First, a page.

Margret, my wife’s dear friend, recently invited us to visit her in South Tyrol, northern Italy. South Tyrol was part of Austria until after World War I, when it became part of Italy. Due to its Austrian and Tyrolean roots, German is widely spoken here and the culture of the community reflects that of its origins.
South Tyrol is a mountainous region with three interconnecting valleys, and the river – Adige – flows through the valleys. The Dolomites are its most famous mountains.
It is also the land of apples and wine. Apples grow on the plains while grapes grow on the lower mountain slopes. Higher up are the meadows and pastures of the alpine dairy farms.
We took a train from Innsbruck in Austria to Merano in Italy. The train passes over the Brenner Pass, skirting the sides of the mountains, giving us picturesque views of alpine meadows and valleys, quaint villages and the spectacular engineering marvels of long-span bridges over deep gorges.
We could smell a heady scent of jasmine wafting through Merano…we first noticed it at the station and then in some parts of town. This plant grows lush and abundant here.
There is a Mediterranean atmosphere about Merano. Don’t be surprised to see thriving palm trees along its famous river promenade where the spas are located. Merano’s spa scene rose to prominence after visits from Austrian Empress Sissi.
The old part of town with its narrow cobbled streets is lined with cafes, restaurants and shops. The medieval churches and restored buildings are also worth a visit.
There are also the gardens of Trauttmans-dorff Castle, a huge garden of art, culture and nature that was once named the most beautiful garden in Italy.
Margret’s house is a 400 year old courthouse in Naturno, about 15 km from Merano, and is located in the middle of apple orchards. Its closest “neighbor” is a building that was actually a prison!
Our host has a beautiful garden with four cherry trees which was laden with fruit when we visited. My wife was very happy to see – and eat – the cherries.
South Tyrol is a beautiful tourist destination, especially for people who like to hike and cycle in summer. You can cycle the entire stretch of the three valleys, cycle around the villages or simply stroll through the apple orchards.
In winter, skiing is a major attraction here, along with other winter sports.
There are also plenty of ruins of castles and churches to visit. Some have been restored or preserved, while others have been left in ruins.
After a few days, the mountains beckoned us. We went to the Messner Mountain Museen Juval (MMM Juval), located about 900m above sea level. It is one of six mountain museums built by former extreme mountaineer Reinhold Messner. The museums offer different mountain-themed exhibitions and can be found throughout South Tyrol.
We took the more difficult route to MMM Juval, where we walked for two hours through vineyards and semi-arid rocky terrain. For non-hikers, you can drive or take a shuttle down a narrow, windy road.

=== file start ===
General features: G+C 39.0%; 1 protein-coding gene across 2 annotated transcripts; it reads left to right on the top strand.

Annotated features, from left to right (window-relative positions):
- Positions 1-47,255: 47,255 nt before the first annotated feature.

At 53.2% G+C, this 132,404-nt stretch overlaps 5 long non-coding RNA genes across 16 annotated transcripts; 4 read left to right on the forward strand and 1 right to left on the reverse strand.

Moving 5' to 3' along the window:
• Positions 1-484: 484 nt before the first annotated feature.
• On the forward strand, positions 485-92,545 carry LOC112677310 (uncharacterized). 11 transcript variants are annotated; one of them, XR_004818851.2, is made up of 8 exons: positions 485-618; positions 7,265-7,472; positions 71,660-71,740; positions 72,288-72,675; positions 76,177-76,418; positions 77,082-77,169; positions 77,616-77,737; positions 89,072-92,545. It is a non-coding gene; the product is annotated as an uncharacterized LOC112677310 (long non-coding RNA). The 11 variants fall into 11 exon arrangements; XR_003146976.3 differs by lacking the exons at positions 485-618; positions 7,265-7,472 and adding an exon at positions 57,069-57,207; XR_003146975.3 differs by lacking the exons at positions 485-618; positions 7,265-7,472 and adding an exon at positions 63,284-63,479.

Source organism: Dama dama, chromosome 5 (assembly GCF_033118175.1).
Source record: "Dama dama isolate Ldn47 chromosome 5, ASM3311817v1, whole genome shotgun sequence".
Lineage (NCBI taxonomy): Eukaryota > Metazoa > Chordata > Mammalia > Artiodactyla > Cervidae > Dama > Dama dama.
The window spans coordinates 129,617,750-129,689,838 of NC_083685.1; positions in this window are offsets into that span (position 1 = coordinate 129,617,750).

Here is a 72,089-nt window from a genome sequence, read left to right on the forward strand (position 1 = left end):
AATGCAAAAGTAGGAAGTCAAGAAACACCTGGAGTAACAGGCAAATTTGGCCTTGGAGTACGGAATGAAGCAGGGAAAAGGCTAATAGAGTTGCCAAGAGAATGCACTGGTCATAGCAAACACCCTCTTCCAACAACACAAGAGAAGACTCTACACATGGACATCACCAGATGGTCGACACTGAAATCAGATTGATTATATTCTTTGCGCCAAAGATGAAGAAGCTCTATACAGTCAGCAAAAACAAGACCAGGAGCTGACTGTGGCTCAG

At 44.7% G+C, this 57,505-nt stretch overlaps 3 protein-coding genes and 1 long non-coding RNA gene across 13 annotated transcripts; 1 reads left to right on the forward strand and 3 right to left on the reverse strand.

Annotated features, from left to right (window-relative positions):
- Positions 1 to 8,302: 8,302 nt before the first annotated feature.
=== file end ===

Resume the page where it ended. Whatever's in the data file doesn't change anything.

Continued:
On the rocky surfaces, semi-arid plants with vivid and beautiful flowers of which my wife took countless photos. There were also many local skinks sunbathing on the rocks.
Above, we saw the heartbreaking result of climate change, which Margret told us about earlier. Thin plastic netting covered some apple orchards, forming a patchwork of green tops and plastic shards. The net is placed to protect the trees from the always frequent and heavy hailstorms.
Margret said insurance companies refuse to insure orchards these days, forcing farmers to put up netting to protect their fruit.
At MMM Juval, we visited the exhibition “The myth of the mountain”, which is a huge collection of masks and objects related to the religious aspects of the mountain. There are also exhibits of mountaineering equipment that Messner used for his legendary climbs.
The trails led to higher grounds of green alpine meadows. Due to the warmer weather in South Tyrol, you can find water sprinklers in the meadows to prevent the plants from drying out, which is an unusual sight in the Alpine mountains if you think about it.
The next day we did a loop on the local cable car – basically we went to the station at 1300m and then back. The day started out warm and sunny, but it rained as we made our way through alpine forests and meadows from the rocky terrain.
It’s like going through a portal to another world because the change is quite sudden!
After the cable car station, we took some photos at a popular spot which features a wire mesh overhanging platform overlooking the valley. The meadow was filled with grass and blooming spring flowers, which were so beautiful.
All in all it was quite a tiring day as we hiked and walked for about seven hours. When we got back to Margret’s, she had made a simple pasta dish for dinner with her tomatoes from the garden, and it was so delicious.
It was a short visit, unfortunately, but we really enjoyed our stay in South Tyriol and promised Margret that we would be back soon for the mountains and more cherries.
The opinions expressed are entirely those of the reader.